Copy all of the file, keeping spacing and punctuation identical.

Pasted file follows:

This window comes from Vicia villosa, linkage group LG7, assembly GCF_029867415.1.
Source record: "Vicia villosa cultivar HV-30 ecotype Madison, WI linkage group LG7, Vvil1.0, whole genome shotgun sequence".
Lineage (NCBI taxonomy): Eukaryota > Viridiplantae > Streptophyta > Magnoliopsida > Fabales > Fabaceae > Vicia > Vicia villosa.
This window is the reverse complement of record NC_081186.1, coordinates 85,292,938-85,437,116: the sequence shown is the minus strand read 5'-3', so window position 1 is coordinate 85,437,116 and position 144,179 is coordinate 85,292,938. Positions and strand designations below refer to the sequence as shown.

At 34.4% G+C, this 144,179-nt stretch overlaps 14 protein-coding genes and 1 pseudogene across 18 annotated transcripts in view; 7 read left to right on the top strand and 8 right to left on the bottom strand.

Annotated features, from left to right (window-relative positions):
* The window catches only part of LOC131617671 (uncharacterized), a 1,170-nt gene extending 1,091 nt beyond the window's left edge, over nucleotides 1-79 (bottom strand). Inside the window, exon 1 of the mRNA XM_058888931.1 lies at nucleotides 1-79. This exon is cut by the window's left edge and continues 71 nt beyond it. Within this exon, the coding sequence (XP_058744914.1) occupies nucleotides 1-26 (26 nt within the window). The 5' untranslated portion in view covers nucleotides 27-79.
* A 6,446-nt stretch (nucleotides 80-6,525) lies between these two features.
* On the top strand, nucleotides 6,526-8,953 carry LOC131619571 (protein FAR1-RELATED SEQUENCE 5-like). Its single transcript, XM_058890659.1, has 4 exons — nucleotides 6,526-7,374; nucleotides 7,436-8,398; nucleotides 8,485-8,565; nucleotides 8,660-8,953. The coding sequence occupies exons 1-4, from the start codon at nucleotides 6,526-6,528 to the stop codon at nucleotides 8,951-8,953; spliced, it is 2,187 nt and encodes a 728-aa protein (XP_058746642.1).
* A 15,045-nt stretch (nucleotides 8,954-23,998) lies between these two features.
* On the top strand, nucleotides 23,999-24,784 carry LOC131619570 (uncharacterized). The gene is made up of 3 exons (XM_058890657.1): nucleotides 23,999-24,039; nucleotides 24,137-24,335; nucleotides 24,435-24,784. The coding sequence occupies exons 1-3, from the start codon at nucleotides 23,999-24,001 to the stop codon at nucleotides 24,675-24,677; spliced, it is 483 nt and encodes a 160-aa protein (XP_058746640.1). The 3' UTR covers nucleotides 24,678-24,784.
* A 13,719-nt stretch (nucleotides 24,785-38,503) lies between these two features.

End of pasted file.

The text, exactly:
This window comes from Vicia villosa, linkage group LG7, assembly GCF_029867415.1.
Source record: "Vicia villosa cultivar HV-30 ecotype Madison, WI linkage group LG7, Vvil1.0, whole genome shotgun sequence".
Lineage (NCBI taxonomy): Eukaryota > Viridiplantae > Streptophyta > Magnoliopsida > Fabales > Fabaceae > Vicia > Vicia villosa.
This window is the reverse complement of record NC_081186.1, coordinates 85,292,938-85,437,116: the sequence shown is the minus strand read 5'-3', so window position 1 is coordinate 85,437,116 and position 144,179 is coordinate 85,292,938. Positions and strand designations below refer to the sequence as shown.

At 34.4% G+C, this 144,179-nt stretch overlaps 14 protein-coding genes and 1 pseudogene across 18 annotated transcripts in view; 7 read left to right on the top strand and 8 right to left on the bottom strand.

Annotated features, from left to right (window-relative positions):
* The window catches only part of LOC131617671 (uncharacterized), a 1,170-nt gene extending 1,091 nt beyond the window's left edge, over nucleotides 1-79 (bottom strand). Inside the window, exon 1 of the mRNA XM_058888931.1 lies at nucleotides 1-79. This exon is cut by the window's left edge and continues 71 nt beyond it. Within this exon, the coding sequence (XP_058744914.1) occupies nucleotides 1-26 (26 nt within the window). The 5' untranslated portion in view covers nucleotides 27-79.
* A 6,446-nt stretch (nucleotides 80-6,525) lies between these two features.
* On the top strand, nucleotides 6,526-8,953 carry LOC131619571 (protein FAR1-RELATED SEQUENCE 5-like). Its single transcript, XM_058890659.1, has 4 exons — nucleotides 6,526-7,374; nucleotides 7,436-8,398; nucleotides 8,485-8,565; nucleotides 8,660-8,953. The coding sequence occupies exons 1-4, from the start codon at nucleotides 6,526-6,528 to the stop codon at nucleotides 8,951-8,953; spliced, it is 2,187 nt and encodes a 728-aa protein (XP_058746642.1).
* A 15,045-nt stretch (nucleotides 8,954-23,998) lies between these two features.
* On the top strand, nucleotides 23,999-24,784 carry LOC131619570 (uncharacterized). The gene is made up of 3 exons (XM_058890657.1): nucleotides 23,999-24,039; nucleotides 24,137-24,335; nucleotides 24,435-24,784. The coding sequence occupies exons 1-3, from the start codon at nucleotides 23,999-24,001 to the stop codon at nucleotides 24,675-24,677; spliced, it is 483 nt and encodes a 160-aa protein (XP_058746640.1). The 3' UTR covers nucleotides 24,678-24,784.
* A 13,719-nt stretch (nucleotides 24,785-38,503) lies between these two features.